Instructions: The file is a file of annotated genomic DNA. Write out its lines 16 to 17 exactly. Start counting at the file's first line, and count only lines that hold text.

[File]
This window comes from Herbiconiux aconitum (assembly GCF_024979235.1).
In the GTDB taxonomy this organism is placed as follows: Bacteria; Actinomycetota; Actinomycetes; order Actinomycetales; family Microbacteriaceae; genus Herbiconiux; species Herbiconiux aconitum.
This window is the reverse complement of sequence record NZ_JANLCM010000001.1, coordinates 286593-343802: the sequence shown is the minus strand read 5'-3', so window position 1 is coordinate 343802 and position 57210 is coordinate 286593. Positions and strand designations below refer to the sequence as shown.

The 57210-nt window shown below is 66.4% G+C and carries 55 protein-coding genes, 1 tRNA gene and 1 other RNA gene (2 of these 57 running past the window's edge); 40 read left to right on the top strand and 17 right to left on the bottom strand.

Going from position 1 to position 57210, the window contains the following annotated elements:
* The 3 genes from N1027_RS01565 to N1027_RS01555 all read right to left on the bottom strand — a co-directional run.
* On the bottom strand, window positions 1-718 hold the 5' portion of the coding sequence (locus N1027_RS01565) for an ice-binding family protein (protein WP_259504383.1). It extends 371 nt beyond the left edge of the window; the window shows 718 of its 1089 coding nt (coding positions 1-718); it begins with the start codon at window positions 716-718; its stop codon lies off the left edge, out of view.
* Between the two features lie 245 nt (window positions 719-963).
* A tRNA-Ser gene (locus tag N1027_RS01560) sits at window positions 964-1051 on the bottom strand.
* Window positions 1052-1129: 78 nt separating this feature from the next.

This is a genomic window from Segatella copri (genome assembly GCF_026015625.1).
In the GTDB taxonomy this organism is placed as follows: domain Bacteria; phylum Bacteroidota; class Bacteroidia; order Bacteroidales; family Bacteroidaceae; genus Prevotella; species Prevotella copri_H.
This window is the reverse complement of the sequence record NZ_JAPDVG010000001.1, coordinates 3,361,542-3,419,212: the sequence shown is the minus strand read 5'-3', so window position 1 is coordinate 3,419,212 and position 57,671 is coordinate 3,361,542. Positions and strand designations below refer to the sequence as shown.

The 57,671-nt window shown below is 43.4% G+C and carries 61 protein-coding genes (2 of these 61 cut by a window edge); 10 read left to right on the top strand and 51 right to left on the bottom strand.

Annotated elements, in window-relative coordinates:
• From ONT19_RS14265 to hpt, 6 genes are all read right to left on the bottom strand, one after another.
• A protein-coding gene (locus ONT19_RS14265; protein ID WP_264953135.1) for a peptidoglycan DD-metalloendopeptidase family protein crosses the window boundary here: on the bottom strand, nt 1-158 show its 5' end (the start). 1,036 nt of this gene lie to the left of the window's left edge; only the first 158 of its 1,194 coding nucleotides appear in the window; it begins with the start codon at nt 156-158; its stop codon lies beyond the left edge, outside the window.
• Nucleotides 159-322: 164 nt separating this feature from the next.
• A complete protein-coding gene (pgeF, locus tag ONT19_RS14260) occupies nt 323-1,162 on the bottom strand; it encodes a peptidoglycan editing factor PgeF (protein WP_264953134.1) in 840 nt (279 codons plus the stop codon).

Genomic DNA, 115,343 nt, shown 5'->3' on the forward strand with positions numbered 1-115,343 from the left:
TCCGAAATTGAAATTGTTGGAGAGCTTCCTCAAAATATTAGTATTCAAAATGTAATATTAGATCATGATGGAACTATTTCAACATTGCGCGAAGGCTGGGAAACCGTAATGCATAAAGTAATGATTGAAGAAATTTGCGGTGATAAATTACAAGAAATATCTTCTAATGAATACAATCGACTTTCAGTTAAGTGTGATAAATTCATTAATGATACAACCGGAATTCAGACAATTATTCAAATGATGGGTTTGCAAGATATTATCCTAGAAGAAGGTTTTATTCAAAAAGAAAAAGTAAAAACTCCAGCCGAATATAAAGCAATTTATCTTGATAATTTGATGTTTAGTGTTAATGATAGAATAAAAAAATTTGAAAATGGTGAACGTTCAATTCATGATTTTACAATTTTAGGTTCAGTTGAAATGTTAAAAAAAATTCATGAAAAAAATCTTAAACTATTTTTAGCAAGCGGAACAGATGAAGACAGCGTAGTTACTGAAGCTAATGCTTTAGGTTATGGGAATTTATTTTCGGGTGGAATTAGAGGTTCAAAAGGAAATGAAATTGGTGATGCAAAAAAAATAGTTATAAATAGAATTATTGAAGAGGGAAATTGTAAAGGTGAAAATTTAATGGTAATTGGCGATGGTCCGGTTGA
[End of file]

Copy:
• From ONT19_RS14265 to hpt, 6 genes are all read right to left on the bottom strand, one after another.
• A protein-coding gene (locus ONT19_RS14265; protein ID WP_264953135.1) for a peptidoglycan DD-metalloendopeptidase family protein crosses the window boundary here: on the bottom strand, nt 1-158 show its 5' end (the start). 1,036 nt of this gene lie to the left of the window's left edge; only the first 158 of its 1,194 coding nucleotides appear in the window; it begins with the start codon at nt 156-158; its stop codon lies beyond the left edge, outside the window.